The moon was full last night and to start with I din't think we were going to see her in all her glory, because of cloud, but that soon passed and she was hanging there blazing brilliantly down through midnight bluy black skies.  There is always something magical about a full moon.  I couldn't find  my camera (which is in a safe place) so was  not  able to take any photos.  But when the cloud was round the moon there was this yellowy golden outer circle, which I was always taught is indicative of colder weather/frosts and it sure has been cold here the past couple of days or so.  We had the sun yesterday although the wind was brusque and had a very sharp edge to it.

Today we have woken to miserly hissy spitty rain and grey drab skies enough to dampen the best of spirits, a day for staying close to home and the warmth. [ Its on days like this that I desperately crave a proper fire for burning logs and fir cones on.  A fire always cheers up a dismal day so much and of course it keeps the damp at bay and warms your inner core] and of course  there is the hitting  and spitting and loud cracks  that logs give off  as it burns] .

But today  I had things to do.  OH took me to get my crab apples today, well the first batch at least.  I have red crab apples and yellowy green ones, both make a lovely jelly, but its nice to ring the changes with the colour of the jellies as it adds a little more interest.  We also found a load of eating apples, which are crisp and delicious so some of those have come home too.  I am going to put some up for store in the cold stone shed, wrapped in tissue in some blue trays that the veg shop people have given to me in the past, so hopefully will have some nice eaters for use at  Christmas the rest will get either frozen down for use in puddings for  both the freezer and the bottle store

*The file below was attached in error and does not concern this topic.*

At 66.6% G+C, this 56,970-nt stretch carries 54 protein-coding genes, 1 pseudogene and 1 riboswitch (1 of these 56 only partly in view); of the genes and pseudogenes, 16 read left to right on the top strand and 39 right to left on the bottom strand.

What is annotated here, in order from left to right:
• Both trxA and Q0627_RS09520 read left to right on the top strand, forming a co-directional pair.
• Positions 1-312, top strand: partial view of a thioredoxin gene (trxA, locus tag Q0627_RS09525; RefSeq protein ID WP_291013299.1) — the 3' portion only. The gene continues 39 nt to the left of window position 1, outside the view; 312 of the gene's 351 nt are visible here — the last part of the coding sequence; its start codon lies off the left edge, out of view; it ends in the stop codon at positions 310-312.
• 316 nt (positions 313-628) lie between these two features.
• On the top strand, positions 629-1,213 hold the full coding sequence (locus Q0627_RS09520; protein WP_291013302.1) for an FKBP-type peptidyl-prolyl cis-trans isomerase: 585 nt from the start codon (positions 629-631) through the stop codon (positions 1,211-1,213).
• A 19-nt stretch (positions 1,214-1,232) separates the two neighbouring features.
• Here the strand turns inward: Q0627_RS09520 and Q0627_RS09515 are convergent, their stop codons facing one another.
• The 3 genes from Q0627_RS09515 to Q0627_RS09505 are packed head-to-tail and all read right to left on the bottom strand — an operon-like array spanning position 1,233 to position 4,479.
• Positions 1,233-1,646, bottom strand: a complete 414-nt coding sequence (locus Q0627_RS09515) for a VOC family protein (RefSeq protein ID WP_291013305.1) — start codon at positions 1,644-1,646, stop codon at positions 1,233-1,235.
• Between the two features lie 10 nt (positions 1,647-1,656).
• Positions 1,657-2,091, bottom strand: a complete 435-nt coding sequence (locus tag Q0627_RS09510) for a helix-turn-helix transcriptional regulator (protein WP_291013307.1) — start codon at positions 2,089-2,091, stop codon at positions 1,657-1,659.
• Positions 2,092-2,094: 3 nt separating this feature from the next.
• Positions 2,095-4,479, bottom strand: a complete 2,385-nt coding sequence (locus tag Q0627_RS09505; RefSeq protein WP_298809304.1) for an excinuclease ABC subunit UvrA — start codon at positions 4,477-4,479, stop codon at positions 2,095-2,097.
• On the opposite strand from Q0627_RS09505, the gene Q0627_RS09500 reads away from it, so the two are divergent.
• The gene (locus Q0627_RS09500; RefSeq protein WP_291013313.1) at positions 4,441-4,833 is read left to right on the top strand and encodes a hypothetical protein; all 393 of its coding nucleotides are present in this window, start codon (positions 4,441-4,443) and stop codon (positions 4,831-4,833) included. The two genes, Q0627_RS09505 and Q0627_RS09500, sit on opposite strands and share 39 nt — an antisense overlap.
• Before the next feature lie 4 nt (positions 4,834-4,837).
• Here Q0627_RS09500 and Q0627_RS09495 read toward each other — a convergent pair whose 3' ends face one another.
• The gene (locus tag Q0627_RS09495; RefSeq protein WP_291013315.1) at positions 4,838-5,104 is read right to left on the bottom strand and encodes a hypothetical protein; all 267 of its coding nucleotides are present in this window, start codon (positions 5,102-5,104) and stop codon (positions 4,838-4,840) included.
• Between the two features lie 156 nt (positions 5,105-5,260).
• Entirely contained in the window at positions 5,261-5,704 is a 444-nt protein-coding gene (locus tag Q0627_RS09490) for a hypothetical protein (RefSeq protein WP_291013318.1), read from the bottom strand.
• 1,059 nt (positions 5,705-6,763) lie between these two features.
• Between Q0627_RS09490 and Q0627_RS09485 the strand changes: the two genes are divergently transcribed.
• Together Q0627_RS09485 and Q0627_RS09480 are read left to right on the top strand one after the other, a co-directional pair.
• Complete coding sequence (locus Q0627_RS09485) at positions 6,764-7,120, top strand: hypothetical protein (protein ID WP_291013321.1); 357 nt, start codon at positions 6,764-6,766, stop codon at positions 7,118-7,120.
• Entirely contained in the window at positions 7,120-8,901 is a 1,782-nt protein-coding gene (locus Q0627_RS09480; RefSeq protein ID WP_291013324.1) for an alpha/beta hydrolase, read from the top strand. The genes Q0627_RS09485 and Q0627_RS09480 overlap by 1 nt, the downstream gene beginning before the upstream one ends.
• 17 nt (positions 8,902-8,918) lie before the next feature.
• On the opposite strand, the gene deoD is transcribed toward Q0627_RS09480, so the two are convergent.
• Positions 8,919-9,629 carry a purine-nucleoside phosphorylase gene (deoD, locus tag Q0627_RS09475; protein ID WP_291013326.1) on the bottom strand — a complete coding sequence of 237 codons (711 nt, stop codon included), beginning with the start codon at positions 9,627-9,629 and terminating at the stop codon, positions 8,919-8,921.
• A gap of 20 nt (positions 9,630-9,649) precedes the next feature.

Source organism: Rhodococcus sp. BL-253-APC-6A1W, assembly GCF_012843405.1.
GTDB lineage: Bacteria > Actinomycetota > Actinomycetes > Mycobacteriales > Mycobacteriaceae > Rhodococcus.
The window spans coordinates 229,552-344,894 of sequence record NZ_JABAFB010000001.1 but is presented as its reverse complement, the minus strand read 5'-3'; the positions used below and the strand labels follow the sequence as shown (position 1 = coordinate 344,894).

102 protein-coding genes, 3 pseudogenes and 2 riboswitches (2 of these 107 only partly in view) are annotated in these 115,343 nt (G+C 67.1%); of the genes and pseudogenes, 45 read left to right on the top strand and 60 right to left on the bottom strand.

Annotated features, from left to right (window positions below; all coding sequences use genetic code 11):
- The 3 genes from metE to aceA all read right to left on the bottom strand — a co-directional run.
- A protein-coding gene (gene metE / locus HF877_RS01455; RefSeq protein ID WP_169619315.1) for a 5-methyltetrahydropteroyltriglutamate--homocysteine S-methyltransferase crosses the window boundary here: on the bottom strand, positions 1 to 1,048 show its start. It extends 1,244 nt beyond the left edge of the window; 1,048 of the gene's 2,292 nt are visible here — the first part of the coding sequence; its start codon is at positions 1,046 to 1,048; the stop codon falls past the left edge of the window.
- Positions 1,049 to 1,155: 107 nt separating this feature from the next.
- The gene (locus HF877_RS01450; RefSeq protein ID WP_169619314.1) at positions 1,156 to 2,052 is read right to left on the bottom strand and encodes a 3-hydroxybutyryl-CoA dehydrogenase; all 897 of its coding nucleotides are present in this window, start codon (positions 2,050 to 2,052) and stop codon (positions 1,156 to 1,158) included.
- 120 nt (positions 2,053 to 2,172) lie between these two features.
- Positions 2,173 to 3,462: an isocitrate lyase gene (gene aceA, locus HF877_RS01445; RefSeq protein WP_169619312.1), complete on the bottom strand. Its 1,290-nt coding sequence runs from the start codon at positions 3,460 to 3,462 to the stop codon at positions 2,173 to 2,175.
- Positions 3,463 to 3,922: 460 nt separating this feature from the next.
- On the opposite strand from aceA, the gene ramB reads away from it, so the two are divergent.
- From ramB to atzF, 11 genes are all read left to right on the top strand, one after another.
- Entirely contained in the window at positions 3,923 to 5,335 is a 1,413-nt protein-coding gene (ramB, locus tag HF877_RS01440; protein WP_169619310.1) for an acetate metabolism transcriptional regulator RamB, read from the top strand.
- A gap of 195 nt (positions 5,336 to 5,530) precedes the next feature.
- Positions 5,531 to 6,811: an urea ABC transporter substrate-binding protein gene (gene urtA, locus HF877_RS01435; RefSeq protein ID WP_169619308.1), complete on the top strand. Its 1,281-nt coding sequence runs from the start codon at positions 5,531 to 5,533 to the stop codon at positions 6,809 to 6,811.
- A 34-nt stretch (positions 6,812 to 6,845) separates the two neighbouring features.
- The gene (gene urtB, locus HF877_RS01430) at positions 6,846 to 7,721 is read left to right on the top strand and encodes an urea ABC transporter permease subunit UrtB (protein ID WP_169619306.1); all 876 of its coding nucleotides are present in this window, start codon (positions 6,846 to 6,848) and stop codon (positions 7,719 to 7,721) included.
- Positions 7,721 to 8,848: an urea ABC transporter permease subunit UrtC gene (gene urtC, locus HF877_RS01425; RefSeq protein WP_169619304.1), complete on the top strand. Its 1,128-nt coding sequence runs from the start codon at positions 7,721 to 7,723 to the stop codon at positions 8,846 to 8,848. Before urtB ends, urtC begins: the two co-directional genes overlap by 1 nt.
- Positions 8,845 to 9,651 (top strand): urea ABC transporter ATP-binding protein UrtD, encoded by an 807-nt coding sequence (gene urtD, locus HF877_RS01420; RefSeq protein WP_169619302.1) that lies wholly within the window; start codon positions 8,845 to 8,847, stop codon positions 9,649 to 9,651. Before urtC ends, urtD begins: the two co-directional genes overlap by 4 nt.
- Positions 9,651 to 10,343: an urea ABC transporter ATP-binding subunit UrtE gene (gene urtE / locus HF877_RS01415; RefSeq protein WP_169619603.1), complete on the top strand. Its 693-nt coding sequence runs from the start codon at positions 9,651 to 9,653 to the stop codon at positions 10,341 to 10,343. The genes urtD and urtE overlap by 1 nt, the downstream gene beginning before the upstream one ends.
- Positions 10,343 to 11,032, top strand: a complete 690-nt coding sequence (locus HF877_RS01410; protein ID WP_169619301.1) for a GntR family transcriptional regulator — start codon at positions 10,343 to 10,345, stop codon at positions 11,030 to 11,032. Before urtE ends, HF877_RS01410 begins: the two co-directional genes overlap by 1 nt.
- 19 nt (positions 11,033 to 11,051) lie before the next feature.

The crabs will get used up in jellies, pastes, cheeses, wines, syrups, making pectin for use in the early jams and jellies for next year rather than buying certo.  I also intend to make chilli jelly and chilli jam both of which are delcious with cheese and meats and also some sweet chilli sauce. [I am quite partial to a plate full of home made chips covered with sweet chilli sauce or those chicken dippers that Birds Eye do]

Needless to say when we got in we were both very cold and had a steaming mug of milky coffee each.  OH finished off the remains of a Cottage pie that we had for tea last night which was very tasty.  I had a bit of bread and butter with a lump of cheese, an apple and some pickled onions, but then again I am relatively easy pleased.

I was  also given a load  of red grapes the other day so I am   going to look  for a recipe to use these up in as well. They are tiny grapes, but so full of flavour and sweet so principally am looking at a grape jelly for starters.